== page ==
The Labex's 5 scientific axes
Axis 1: Genome and Epigenome
Leaders: Robert Feil and Bernard De Massy
Covalent modifications on the DNA and the proteins that organise the chromatin are stably maintained in specific cell lineages and tissues. These modifications together constitute the epigenome and modulate nuclear functions. This Axis explores genomic and epigenomic regulation and unravels their importance in cellular identity, development and human disease. It brings together twelve teams who investigate diverse biological functions, including chromosome compaction, DNA replication, meiotic recombination, DNA damage repair, gene expression and RNA processing.
Axis 2: Cell Cycle, Cell Fate and Development
Leaders: Simonetta Piatti and Martine Simonelig
The obvious connections between cell cycle and tumour progression have been largely explored during the past 30 years, providing the bases for the design of effective therapeutic strategies. It is now becoming increasingly clear that regulation of the core cell cycle machinery has a key role also in cell differentiation and metazoan development.
Besides responding to external stimuli, such as nutrition, cell cycle regulators can themselves influence metabolic processes, which makes them potential therapeutic targets also for metabolic disorders, such as obesity and diabetes.
Goal of this axis is to uncover the molecular mechanisms at the heart of cell cycle and development using a multidisciplinary and multitask approach, with the future perspective to identify new prognostic markers and potential therapeutic targets for the cure of cancer, developmental and metabolic diseases.
Axis 3: Infection and Immunity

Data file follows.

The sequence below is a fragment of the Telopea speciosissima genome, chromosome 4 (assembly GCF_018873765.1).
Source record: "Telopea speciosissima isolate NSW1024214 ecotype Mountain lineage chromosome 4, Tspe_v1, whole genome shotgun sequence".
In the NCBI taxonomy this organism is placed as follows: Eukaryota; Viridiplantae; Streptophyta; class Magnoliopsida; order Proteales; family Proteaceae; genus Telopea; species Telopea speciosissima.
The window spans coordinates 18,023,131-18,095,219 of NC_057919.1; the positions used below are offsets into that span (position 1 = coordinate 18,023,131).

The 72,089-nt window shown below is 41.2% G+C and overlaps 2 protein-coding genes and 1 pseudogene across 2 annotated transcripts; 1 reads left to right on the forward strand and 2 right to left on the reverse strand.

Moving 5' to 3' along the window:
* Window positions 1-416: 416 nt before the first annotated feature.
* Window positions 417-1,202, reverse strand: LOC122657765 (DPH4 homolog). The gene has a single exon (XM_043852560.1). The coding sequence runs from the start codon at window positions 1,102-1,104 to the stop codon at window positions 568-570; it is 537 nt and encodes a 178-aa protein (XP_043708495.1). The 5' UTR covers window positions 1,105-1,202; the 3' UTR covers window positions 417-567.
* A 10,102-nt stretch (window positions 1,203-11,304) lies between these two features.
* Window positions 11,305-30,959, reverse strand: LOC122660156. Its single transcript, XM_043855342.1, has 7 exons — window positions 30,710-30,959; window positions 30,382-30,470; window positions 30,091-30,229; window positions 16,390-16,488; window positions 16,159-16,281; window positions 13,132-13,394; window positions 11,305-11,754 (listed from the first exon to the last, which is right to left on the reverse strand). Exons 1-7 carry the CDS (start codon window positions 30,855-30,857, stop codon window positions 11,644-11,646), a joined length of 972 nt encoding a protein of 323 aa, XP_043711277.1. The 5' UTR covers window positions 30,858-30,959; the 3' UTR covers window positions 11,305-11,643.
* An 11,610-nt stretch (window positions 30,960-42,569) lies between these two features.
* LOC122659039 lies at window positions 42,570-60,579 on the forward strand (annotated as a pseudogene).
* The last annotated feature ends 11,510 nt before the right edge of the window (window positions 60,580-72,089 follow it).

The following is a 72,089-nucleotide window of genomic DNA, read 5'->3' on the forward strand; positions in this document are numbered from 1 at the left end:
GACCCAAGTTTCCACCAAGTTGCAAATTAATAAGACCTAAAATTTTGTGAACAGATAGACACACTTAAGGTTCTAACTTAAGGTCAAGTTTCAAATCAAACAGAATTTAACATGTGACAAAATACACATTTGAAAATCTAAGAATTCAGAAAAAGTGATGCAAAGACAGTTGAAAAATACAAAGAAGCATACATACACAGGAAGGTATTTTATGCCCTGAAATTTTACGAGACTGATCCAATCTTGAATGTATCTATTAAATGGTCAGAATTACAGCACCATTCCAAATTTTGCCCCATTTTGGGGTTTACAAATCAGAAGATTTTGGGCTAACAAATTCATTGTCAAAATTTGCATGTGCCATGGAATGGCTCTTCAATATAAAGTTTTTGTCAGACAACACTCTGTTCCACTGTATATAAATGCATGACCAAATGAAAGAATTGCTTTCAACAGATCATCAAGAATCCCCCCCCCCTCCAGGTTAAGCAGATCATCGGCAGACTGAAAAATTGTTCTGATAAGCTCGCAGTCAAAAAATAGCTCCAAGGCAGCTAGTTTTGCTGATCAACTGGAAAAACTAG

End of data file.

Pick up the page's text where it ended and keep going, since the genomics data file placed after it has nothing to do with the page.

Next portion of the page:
Leaders: Monsef Benkirane and Naomi Taylor
The goal of Infection and Immunity axis is to elucidate the intimate host-pathogen interactions occurring during the pathogen life cycle and to investigate unconventional pathways/approaches that will ultimately lead to optimal immune responses against invading pathogens. We aim at:
1- Better understand the strategies used by pathogens to invade and to survive within organisms and cells; these include cell recognition, adherence of cell surfaces and intercellular bridging
2- Unravel pathogen strategies for spreading throughout the organism
3- Identify host defenses against pathogens with a particular emphasis on metabolic alterations
4-Enhance adaptive and memory immune responses to pathogens, with a specific interest in clinically relevant cytokine therapies and strategies aimed at modulating antigen presenting cells (DC)
5- Further the elucidation of host-pathogen molecular interactions to identify new vulnerabilities of the pathogen
6- Characterize the variability of pathogen diversity and resistance in order to explore the possible functional consequences on the host genome
Axis 4: Integrating Systems in Neuroscience
Leaders: Laurent Fagni and Christian Hamel
One of the most important challenge of this XXIst century will be the discovery of efficient therapies against neurological disorders. To this end, a reasonable strategy is to improve our understanding of sensory organs and brain functions and dysfunctions. We follow this strategy and focus on neurodegenerative diseases of genetic and epigenetic origin, with the objective to unravel the molecular and cellular substrates that are responsible for neuronal cell death. We use a multi-scale approach with genetic and cellular analyses, in animals and human. We will generate new transgenic animal models and bioactive molecules. Thus we believe that our work will contribute to the discovery of novel, customized and more efficient therapeutic treatments.
Axis 5: Biophysics and Systems Biology
Leaders: Pierre-Emmanuel Milhiet and Emmanuel Margeat
Our main objectives are to characterize and better understand the physical mechanisms underlying bio-molecular function using multi-scale approaches, from individual molecules to the cell. We are using and developing ensemble and single molecule biophysics techniques as well as multi-scale modelling of the biological processes (systems biology) to take into account the stochasticity and complexity of biological functions. We are also developing multifunctional peptide-based systems for in vivo targeted-delivery of therapeutic molecules.